Leading off the sixth, Womack’s Green Monster homer on a 1-2 pitch completed the game’s scoring.
With a chance to end the series quickly, Melissa jumped to a 2-0 first-inning lead in Saturday’s 11 a.m. opener. Sanger bounced back, though, with two runs in the bottom of the frame and neither team scored again till the sixth. That’s when the Indians pushed across the eventual game-winner on three singles — two coming back-to-back with two outs. A diving Womack, from his second base position, nearly nabbed the go-ahead RBI fly ball to shallow center but the ball just cleared his glove.
Cards starter Segleski and Sanger’s Zane Walden both settled in for a tense duel after that first inning. Segleski’s slider was on, wicked at times, and Walden’s low-velocity offerings kept the Cards waiting and often popping-up to center field. All told, Segleski scattered seven hits and struck out five while Walden allowed six hits and posted three Ks. Neither pitcher walked a single batter.
“Krisjon gave us everything he had,” Russell said. “We just didn’t have some balls fall for us. … It was a tough loss but we knew there was a chance we were going to have to play two today.”
Said Ford, “[Walden’s] got an MCL tear, he’s pitching on one-and-half legs. He was supposed to be done for the season but that’s who he is. … Our defense is always awake when he’s pitching because they know the ball is going to be put in play.”
Whittington and Womack led Cardinal batters, with Womack going 2-for-3 with a double and Whittington slapping a double in a 2-for-4 outing. Whittington led off the first and third innings with a hit, scoring on Houston’s first-inning double but getting stranded with the bases loaded in the third. Davis accounted for Melissa’s other RBI in the first with a line drive to left.
Melissa starter Andrew Cole fired a complete-game two-hitter as the Cards thwarted Sanger, 5-1. The Cards got to starter Griffyn Welborn for nine hits with Melissa RBI supplied by Isaiah Segovia (2), Whittington, Cole and Davis. Besides shutting down the Indians from the mound, Cole went 2-for-2 at the plate with an RBI and a sacrifice bunt.
“You talk about a team player,” Russell said. “That guy does everything he’s supposed to do. It’s all about the team. … Whether he’s hitting doubles or is hot as can be, he’s more than willing to put a sacrifice bunt down in a big situation.”
“Coach Russell out-coached us,” Ford said, simply. “I’m going to go back to the drawing board and we’re going to figure something out and see if I can out-coach him tomorrow. … He’s a good coach. He gets those kids to play above their grade. He’s got some talent, no doubt, but he gets a lot out of them.”
“I know they’ve got something up their sleeve,” Russell said. “I think they’re saving a [pitcher] so we’re going to have to be on our “A” game tomorrow. It’s good to win the first one but we’ve got to come out and play better tomorrow. … Overall, the most impressive thing tonight was we made some mistakes and we didn’t let that become a big inning. It’s the first time we’ve kind of squashed things.”
The Cards broke on top, 2-0, in the second with Turnage’s lead-off low-screamer over first base sparking the push. Cole followed that two-bagger with a fly-ball single to shallow right that sent Turnage home with the game’s first run. A balk call two pitches later sent Cole courtesy-runner Grayson Hurst to second and Brooks’ ensuing bunt to the left side moved Hurst to third. Then, with one out, Whittington’s ground-out to third scored Hurst.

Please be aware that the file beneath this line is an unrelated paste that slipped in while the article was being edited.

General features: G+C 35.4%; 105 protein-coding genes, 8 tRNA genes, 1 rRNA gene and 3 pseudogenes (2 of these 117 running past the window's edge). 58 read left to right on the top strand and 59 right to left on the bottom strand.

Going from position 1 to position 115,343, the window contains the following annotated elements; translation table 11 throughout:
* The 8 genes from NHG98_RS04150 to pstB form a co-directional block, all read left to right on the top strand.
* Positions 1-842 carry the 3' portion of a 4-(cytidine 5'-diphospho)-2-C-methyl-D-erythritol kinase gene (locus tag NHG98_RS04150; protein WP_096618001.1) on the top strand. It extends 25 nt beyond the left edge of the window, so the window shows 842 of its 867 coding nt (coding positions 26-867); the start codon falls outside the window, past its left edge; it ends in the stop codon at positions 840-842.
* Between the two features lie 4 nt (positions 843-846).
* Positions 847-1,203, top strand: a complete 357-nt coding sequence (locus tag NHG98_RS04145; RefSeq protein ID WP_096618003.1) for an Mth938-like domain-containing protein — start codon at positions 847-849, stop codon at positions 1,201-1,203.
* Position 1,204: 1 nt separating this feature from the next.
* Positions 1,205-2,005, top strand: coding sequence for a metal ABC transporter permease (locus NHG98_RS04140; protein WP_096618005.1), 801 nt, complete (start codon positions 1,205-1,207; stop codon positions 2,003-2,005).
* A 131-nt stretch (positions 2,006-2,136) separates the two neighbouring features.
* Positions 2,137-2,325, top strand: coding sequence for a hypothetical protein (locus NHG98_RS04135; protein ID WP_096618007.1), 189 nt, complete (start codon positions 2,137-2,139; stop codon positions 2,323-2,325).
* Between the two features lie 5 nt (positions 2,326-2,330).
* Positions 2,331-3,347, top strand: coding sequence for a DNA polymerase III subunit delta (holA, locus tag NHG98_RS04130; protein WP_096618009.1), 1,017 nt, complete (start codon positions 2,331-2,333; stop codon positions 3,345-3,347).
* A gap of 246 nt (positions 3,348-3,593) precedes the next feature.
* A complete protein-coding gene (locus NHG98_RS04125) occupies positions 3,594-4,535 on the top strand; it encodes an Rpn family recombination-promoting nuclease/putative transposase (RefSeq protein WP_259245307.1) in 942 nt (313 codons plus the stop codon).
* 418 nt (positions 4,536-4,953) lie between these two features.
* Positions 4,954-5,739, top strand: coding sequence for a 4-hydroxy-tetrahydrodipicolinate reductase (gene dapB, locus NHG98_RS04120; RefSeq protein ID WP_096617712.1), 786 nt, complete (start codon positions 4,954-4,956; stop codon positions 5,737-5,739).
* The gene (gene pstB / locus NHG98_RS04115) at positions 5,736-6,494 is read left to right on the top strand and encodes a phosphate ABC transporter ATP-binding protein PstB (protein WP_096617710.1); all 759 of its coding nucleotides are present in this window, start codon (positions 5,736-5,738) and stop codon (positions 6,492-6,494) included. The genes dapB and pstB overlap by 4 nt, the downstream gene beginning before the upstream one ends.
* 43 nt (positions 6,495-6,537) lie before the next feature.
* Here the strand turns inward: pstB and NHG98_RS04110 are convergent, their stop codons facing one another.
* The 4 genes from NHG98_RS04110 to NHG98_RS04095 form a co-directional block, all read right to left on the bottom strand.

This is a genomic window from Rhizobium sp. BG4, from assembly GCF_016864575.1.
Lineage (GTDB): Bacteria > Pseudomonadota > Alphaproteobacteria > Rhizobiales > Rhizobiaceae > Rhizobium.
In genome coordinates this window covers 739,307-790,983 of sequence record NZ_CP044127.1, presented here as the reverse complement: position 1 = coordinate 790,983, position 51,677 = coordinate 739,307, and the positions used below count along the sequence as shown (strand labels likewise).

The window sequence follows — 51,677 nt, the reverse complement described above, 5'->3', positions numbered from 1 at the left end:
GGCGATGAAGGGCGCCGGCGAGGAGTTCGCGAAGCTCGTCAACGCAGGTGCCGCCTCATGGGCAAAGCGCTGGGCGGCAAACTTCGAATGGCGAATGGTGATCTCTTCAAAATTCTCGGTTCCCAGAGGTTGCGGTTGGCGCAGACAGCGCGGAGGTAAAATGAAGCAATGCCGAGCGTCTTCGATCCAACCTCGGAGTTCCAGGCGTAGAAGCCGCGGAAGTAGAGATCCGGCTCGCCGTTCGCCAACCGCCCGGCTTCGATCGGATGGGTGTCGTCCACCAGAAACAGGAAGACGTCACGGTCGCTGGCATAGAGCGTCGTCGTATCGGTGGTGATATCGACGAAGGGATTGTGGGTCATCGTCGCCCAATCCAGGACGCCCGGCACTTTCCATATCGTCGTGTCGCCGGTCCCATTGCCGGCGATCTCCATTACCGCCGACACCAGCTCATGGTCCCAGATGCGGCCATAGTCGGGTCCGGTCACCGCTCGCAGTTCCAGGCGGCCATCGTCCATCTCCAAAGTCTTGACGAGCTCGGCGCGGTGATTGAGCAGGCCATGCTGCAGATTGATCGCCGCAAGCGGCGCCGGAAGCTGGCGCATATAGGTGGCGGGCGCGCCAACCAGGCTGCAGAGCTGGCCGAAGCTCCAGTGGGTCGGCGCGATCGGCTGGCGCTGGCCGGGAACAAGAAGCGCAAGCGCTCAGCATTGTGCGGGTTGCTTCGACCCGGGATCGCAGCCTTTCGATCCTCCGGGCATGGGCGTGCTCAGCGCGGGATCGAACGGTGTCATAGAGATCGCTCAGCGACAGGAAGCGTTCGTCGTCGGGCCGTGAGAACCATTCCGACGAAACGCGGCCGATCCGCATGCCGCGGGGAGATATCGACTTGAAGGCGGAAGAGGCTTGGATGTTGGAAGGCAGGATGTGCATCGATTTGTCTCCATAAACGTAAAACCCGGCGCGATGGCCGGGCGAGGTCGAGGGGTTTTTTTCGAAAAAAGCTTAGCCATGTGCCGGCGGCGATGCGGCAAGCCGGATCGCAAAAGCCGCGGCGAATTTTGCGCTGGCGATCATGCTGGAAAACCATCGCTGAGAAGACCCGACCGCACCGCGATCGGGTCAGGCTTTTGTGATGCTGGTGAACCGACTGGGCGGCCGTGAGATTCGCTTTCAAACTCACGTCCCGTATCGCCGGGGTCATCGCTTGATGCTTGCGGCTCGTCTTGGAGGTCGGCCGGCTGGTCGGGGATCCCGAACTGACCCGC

Melissa went up, 3-0, in the third on Davis’ line-drive single off the wall in left. That shot brought home Womack who’d reached on an infield error and motored all the way to third on a bad pick-off throw at first. Welborn got the next two Cards to fly-out, but Cole followed with his second single in as many at-bats, again to right field. Cole advanced to second on the throw to third to stop Davis, but both runners were safe. Sanger ended the threat with a pop-fly out in foul territory near third base.
Sanger’s big chance to flip the script came in the fifth, when they loaded the bases with no outs. The Indians plated a run on a fielder’s choice but with one out, Cole fanned the next batter on three pitches then got the third out on a line drive to Segovia at short.
“You’ve got to bear down in big situations,” Russell said, “and that guy [Cole] has done it for a long time. We held our composure and did everything we needed to do to get some big outs right there.”
Morrison led off the bottom of the fifth with a single, deep in the hole behind third base. After Turnage walked on four pitches, Cole’s sacrifice bunt moved the runners along. Brooks then picked up another walk to load the bases, bringing Segovia to the plate. Segovia grounded to short but, after Brooks was thrown out at second, the throw to first was in the dirt and Morrison scored. The throw home was off as well as Turnage raced home with the Cards’ fifth and final fun.
Cole faced just seven batters over the last two innings, striking out four.
Segovia recorded nine outs from his post this night, with several coming on rocket throws to first. Russell said Segovia had had “a little scare” the day before and looked a bit stiff in pre-game warm-ups. “I was worried. I didn’t know what we were going to do but that guy is just a gamer, man. He bears down every time he steps on the field.”
Other Game 1 defensive gems for the Cards included Segleski’s sliding grab of a foul ball near Melissa’s third-base dugout for the series’ first out, and a put-out by catcher Brooks on a high foul behind the plate to close out the Indians’ fourth.